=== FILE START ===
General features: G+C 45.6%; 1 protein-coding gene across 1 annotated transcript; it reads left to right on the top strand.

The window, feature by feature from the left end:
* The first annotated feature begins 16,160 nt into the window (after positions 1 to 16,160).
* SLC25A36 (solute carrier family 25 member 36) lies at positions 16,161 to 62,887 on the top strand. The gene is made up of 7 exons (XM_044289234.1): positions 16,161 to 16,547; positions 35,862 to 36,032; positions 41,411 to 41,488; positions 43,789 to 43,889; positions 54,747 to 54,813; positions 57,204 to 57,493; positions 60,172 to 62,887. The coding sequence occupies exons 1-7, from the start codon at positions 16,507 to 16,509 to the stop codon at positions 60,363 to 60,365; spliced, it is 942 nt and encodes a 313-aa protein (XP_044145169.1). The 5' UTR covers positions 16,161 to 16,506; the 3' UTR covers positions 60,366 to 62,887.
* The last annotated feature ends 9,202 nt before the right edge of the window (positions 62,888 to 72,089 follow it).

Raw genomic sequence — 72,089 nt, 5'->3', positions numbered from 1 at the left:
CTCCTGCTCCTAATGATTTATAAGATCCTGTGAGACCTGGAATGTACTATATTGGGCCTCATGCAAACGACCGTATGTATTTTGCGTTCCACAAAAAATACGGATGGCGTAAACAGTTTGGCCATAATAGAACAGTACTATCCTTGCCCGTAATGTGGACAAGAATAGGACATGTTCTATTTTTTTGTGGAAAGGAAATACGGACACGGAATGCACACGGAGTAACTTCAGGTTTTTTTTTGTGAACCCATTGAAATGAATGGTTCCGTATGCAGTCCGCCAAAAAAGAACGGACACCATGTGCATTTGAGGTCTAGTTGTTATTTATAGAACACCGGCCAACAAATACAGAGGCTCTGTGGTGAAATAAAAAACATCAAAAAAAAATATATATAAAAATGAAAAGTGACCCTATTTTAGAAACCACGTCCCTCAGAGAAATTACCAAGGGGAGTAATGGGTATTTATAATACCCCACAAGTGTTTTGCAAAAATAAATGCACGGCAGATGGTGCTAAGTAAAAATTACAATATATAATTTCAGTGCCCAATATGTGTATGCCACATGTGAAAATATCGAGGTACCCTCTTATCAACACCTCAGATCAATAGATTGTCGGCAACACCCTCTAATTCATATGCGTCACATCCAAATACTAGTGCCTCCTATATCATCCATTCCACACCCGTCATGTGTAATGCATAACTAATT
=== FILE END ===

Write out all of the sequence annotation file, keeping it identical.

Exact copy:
General features: G+C 45.6%; 1 protein-coding gene across 1 annotated transcript; it reads left to right on the top strand.

The window, feature by feature from the left end:
* The first annotated feature begins 16,160 nt into the window (after positions 1 to 16,160).
* SLC25A36 (solute carrier family 25 member 36) lies at positions 16,161 to 62,887 on the top strand. The gene is made up of 7 exons (XM_044289234.1): positions 16,161 to 16,547; positions 35,862 to 36,032; positions 41,411 to 41,488; positions 43,789 to 43,889; positions 54,747 to 54,813; positions 57,204 to 57,493; positions 60,172 to 62,887. The coding sequence occupies exons 1-7, from the start codon at positions 16,507 to 16,509 to the stop codon at positions 60,363 to 60,365; spliced, it is 942 nt and encodes a 313-aa protein (XP_044145169.1). The 5' UTR covers positions 16,161 to 16,506; the 3' UTR covers positions 60,366 to 62,887.
* The last annotated feature ends 9,202 nt before the right edge of the window (positions 62,888 to 72,089 follow it).

Raw genomic sequence — 72,089 nt, 5'->3', positions numbered from 1 at the left:
CTCCTGCTCCTAATGATTTATAAGATCCTGTGAGACCTGGAATGTACTATATTGGGCCTCATGCAAACGACCGTATGTATTTTGCGTTCCACAAAAAATACGGATGGCGTAAACAGTTTGGCCATAATAGAACAGTACTATCCTTGCCCGTAATGTGGACAAGAATAGGACATGTTCTATTTTTTTGTGGAAAGGAAATACGGACACGGAATGCACACGGAGTAACTTCAGGTTTTTTTTTGTGAACCCATTGAAATGAATGGTTCCGTATGCAGTCCGCCAAAAAAGAACGGACACCATGTGCATTTGAGGTCTAGTTGTTATTTATAGAACACCGGCCAACAAATACAGAGGCTCTGTGGTGAAATAAAAAACATCAAAAAAAAATATATATAAAAATGAAAAGTGACCCTATTTTAGAAACCACGTCCCTCAGAGAAATTACCAAGGGGAGTAATGGGTATTTATAATACCCCACAAGTGTTTTGCAAAAATAAATGCACGGCAGATGGTGCTAAGTAAAAATTACAATATATAATTTCAGTGCCCAATATGTGTATGCCACATGTGAAAATATCGAGGTACCCTCTTATCAACACCTCAGATCAATAGATTGTCGGCAACACCCTCTAATTCATATGCGTCACATCCAAATACTAGTGCCTCCTATATCATCCATTCCACACCCGTCATGTGTAATGCATAACTAATT